4 Ways to Grow More Brain on a Budget

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Can you make yourself smarter without spending money? Here are some low-cost and no-cost suggestions for improving your brainpower.

The following post comes from Joanne Guidoccio at partner site at The Dollar Stretcher.

“You’re sharp…sharper than before.”

I was surprised and pleased by the compliment. My good friend Magda was visiting and made this comment after reading some of my articles and watching me move around the condo.

I’ve been retired for more than three years, and while the pace of my life has slowed down considerably, I’ve made a concerted effort to keep my brain active. As the daughter of parents with Alzheimer’s and Parkinson’s diseases, I’m always on the lookout for new ways to increase my brainpower.

But I’m not prepared to fork out enormous sums of money for supplements and other products that make dubious claims. Instead, I’ve read columns and books written by health experts such as Daniel Amen, Tony Buzan, David Snowdon, Andrew Weil, Deepak Chopra, and Mehmet Oz and take careful note of any low-cost and no-cost suggestions for improving brainpower…

1. Eat less and exercise more

The experts agree that obesity is bad for the brain and doubles the risk of Alzheimer’s disease. Scientists have found that calorie-restricted animals nearly always stay active and healthy until the end of their lives.

Since retiring, I’ve watched my caloric intake very carefully, and I exercise 200 to 220 minutes a week. I use the treadmill five to six times a week, lift weights twice a week, and practice yoga. I’ve lost more than 10 pounds and have kept the weight off.

2. Cross-read

I’ve always been an avid reader, but this past year, I started cross-reading. I joined a book club and discovered books that I would’ve never picked up on my own. At first, I found it challenging to read some of the selections, but I persisted and became more open to different points of view. I enjoyed reading many of the translations based in the Middle East and Asia and started reading more about these countries.

I also started attending more book readings and lectures. Often, I don’t recognize or know the authors and presenters, but I look forward to adding their books to my reading list.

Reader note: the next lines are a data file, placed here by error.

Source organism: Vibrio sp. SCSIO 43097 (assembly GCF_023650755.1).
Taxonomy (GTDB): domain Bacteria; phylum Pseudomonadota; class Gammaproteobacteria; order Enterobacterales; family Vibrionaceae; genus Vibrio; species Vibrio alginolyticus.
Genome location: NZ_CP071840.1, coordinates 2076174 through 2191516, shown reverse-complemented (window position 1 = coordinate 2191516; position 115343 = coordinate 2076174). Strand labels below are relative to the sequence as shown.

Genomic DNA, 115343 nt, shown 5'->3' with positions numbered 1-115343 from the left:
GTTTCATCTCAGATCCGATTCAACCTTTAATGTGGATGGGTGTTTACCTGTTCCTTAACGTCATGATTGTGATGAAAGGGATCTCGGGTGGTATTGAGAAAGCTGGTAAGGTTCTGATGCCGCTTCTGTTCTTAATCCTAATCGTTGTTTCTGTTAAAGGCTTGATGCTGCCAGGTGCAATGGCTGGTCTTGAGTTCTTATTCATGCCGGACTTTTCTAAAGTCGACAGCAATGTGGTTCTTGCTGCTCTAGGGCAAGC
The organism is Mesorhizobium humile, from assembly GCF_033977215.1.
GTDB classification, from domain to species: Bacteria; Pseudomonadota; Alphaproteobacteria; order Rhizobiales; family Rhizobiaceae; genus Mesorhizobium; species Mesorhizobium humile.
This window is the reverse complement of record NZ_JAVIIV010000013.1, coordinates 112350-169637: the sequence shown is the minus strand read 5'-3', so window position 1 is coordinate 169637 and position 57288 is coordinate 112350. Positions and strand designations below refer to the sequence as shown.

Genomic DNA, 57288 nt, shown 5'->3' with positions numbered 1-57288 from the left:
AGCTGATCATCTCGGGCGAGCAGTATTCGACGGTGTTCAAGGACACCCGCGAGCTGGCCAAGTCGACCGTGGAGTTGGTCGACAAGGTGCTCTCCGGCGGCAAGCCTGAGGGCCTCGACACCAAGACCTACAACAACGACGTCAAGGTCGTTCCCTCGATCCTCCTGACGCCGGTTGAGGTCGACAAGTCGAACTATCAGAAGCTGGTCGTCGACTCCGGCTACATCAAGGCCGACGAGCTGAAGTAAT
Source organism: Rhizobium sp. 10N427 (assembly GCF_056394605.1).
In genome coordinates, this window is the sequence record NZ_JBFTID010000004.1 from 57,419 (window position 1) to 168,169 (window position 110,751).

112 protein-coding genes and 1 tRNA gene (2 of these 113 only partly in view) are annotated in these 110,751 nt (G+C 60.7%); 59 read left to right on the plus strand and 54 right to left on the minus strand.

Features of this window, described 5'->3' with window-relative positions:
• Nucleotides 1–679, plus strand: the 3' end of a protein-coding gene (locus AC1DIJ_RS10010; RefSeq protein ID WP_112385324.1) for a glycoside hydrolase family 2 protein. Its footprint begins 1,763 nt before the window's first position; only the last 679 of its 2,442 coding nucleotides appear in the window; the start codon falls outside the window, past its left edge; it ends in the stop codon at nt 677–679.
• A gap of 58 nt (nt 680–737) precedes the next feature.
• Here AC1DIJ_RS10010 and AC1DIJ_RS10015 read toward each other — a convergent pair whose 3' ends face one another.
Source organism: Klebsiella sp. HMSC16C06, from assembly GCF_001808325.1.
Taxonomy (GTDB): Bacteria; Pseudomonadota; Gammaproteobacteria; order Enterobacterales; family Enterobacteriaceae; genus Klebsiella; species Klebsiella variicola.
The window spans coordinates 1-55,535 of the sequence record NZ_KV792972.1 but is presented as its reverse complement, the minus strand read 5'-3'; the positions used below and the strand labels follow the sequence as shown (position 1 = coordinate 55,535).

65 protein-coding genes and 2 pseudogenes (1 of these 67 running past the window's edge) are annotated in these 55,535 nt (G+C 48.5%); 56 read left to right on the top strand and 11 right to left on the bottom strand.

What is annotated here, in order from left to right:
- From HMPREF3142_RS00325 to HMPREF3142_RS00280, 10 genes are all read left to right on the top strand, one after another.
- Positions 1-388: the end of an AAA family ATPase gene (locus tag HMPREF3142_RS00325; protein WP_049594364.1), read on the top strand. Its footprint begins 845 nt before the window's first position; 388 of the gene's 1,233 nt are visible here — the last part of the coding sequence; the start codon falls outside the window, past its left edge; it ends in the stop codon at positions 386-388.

3. Write

I paid close attention to the findings of the Nun Study, which were released in 2001. Epidemiologist David Snowdon conducted a longitudinal study of aging, which followed 678 members of the School Sisters of Notre Dame. These women continued to teach and serve, retaining their mental faculties well into their 80s and 90s. The scientists discovered that the nuns who had better language abilities early in life were less likely to exhibit the symptoms of mild dementia or full-blown Alzheimer’s.

Since retiring, I spend anywhere from two to five hours a day writing articles, book reviews, short stories, and blog entries. I have also completed a 77,000-word urban fantasy novel.

4. Increase mental exercise

Tony Buzan, author of The Mind Map Book, believes that our memories can improve if we simply take the time to utilize and improve our brains. He suggests that we take courses, learn a new language, and change our daily routines.

Since retiring, I’ve taken a number of creative writing courses and joined Toastmasters. While the process of writing, memorizing, and presenting a speech has been challenging, I’m pleased with my improved communication skills and increased confidence. I also enjoy completing the crossword puzzle in the daily newspaper. At first, I struggled, but after investing in a crossword dictionary, I increased my speed and improved my vocabulary.

It’s so easy to take the path of least resistance by sleeping in each day, watching more television, and limiting social contacts. When this happens, the brain can start to lose its ability to discern and assimilate new information. To keep our brains properly stimulated, it’s important to keep changing our environments.

This past winter, my television broke down and the repairman took five weeks to fix it. During that time, I found myself meeting more friends for dinner, driving further distances to lectures, and ensuring that I had a different activity each evening. After the television was fixed, I found my viewing time had decreased considerably.

In his book Change Your Brain, Change Your Body, Dr. Daniel Amen provides additional suggestions on how to set more change in motion. I found the following tips useful…

  • Buy an unfamiliar food like daikon, quinoa, or bresaola. Then find a recipe and make a meal using it.
  • Rearrange the furniture in one room of your home. (I ended up redecorating my entire condo.)
  • When renting or borrowing a DVD, browse through a section you normally pass. For example, check out science fiction, foreign films, and documentaries.
  • Reconnect with a friend you haven’t seen in awhile.
  • Think back to a favorite hangout or activity from your high school or university days. Revisit the place or activity and watch your mindset change.

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Stacy Johnson

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